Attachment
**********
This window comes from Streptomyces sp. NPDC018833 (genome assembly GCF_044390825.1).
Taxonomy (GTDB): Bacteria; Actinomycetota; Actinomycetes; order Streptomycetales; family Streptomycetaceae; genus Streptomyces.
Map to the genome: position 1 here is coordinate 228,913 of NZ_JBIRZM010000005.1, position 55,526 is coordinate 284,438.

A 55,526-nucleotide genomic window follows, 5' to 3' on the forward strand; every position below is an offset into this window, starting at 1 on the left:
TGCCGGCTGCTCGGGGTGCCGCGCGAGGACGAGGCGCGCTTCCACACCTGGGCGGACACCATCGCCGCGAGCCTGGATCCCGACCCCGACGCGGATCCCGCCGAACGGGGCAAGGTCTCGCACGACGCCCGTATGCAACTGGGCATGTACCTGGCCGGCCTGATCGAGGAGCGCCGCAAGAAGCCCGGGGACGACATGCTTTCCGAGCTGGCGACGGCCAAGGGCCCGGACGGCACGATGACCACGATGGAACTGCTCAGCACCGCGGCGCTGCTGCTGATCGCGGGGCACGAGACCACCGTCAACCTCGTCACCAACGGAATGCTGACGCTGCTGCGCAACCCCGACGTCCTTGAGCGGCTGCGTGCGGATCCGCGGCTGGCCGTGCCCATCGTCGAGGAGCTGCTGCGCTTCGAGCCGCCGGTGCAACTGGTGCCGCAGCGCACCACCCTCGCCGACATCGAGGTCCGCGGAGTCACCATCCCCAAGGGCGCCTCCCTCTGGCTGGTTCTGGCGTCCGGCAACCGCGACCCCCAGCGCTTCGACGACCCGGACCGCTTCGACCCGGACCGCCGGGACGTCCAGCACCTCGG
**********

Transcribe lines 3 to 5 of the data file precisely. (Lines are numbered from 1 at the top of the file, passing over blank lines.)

Map to the genome: position 1 here is coordinate 228,913 of NZ_JBIRZM010000005.1, position 55,526 is coordinate 284,438.

A 55,526-nucleotide genomic window follows, 5' to 3' on the forward strand; every position below is an offset into this window, starting at 1 on the left:
TGCCGGCTGCTCGGGGTGCCGCGCGAGGACGAGGCGCGCTTCCACACCTGGGCGGACACCATCGCCGCGAGCCTGGATCCCGACCCCGACGCGGATCCCGCCGAACGGGGCAAGGTCTCGCACGACGCCCGTATGCAACTGGGCATGTACCTGGCCGGCCTGATCGAGGAGCGCCGCAAGAAGCCCGGGGACGACATGCTTTCCGAGCTGGCGACGGCCAAGGGCCCGGACGGCACGATGACCACGATGGAACTGCTCAGCACCGCGGCGCTGCTGCTGATCGCGGGGCACGAGACCACCGTCAACCTCGTCACCAACGGAATGCTGACGCTGCTGCGCAACCCCGACGTCCTTGAGCGGCTGCGTGCGGATCCGCGGCTGGCCGTGCCCATCGTCGAGGAGCTGCTGCGCTTCGAGCCGCCGGTGCAACTGGTGCCGCAGCGCACCACCCTCGCCGACATCGAGGTCCGCGGAGTCACCATCCCCAAGGGCGCCTCCCTCTGGCTGGTTCTGGCGTCCGGCAACCGCGACCCCCAGCGCTTCGACGACCCGGACCGCTTCGACCCGGACCGCCGGGACGTCCAGCACCTCGG